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An Open-Source Project for Internet of Things Gateways

With EdgeX, gateways will contain standardized code for sending automatic commands, provisioning devices, and cleaning up metadata so that it can be organized faster and more accurately.

Fifty companies, including Dell and Ubuntu founder Canonical, are throwing support behind a new open standard for edge computing. The project, called EdgeX Foundry, is the latest endorsement for standard gateways that sit between sensors inside factories, office buildings, and city infrastructure – and the cloud.

The standard, which is still under construction, debuted at the Hannover Messe trade show this week in Germany. It aims to lower the cost and complexity of installing gateways, enabling simple data analysis and device control much closer to sensor nodes. These gateways will not always need to communicate with the cloud, where the most intense data-crunching takes place.

Developing gateways with EdgeX requires little more than snippets of standard code, which will be free. The code organizes the transfer of information from sensors in things like manufacturing robots, offices, and shipping trucks – to gateways or servers on the edge. That allows companies to mix-and-match operating systems, hardware, and software for Internet of Things systems, saving money.

EdgeX is a “modular architecture is designed to help anyone easily build edge computing solutions with preferred hardware, software, standards and services while minimizing reinvention,” said Jason Shepherd, director of Internet of Things strategy and partnerships at Dell, which supports the standard, in a statement.

The project is supervised by the Linux Foundation, the industry group behind the open-source operating system. But support for EdgeX also stems from the organizations behind the wireless energy harvesting standard EnOcean and cloud application standard Cloud Foundry.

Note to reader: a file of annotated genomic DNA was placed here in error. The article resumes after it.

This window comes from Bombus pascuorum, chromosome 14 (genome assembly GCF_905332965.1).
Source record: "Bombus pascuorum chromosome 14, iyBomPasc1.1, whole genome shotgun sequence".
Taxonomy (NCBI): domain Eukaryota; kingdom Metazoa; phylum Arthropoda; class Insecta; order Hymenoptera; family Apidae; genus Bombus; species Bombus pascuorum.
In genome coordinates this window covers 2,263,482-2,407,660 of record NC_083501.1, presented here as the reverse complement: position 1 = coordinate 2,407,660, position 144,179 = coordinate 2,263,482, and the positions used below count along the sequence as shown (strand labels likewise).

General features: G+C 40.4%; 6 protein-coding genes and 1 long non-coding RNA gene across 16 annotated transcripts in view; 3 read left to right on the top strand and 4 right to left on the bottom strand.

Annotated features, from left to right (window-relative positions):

The standardized code originated from a Dell project codenamed Fuse, which was revealed last year to rally the concept of edge computing and drive sales of Dell’s gateway boxes. With EdgeX, gateways will contain around 125,000 lines of code, which erect a software layer between different messaging protocols.

That code will enable the gateways to send automatic commands, provision devices, and clean up metadata so that it can be organized faster and more accurately. With these services standardized, businesses will have less work to do updating an Internet of Things system.

The concept behind EdgeX is not exactly new. A rival project called Kura is aiming to standardize code for internet gateways used in fog computing, a term coined by Cisco for shifting basic cloud functions to the edge of a business’s network. Kura would define how gateways sift through feedback from sensors, sending only the most vital information or worst failure alerts to the cloud.

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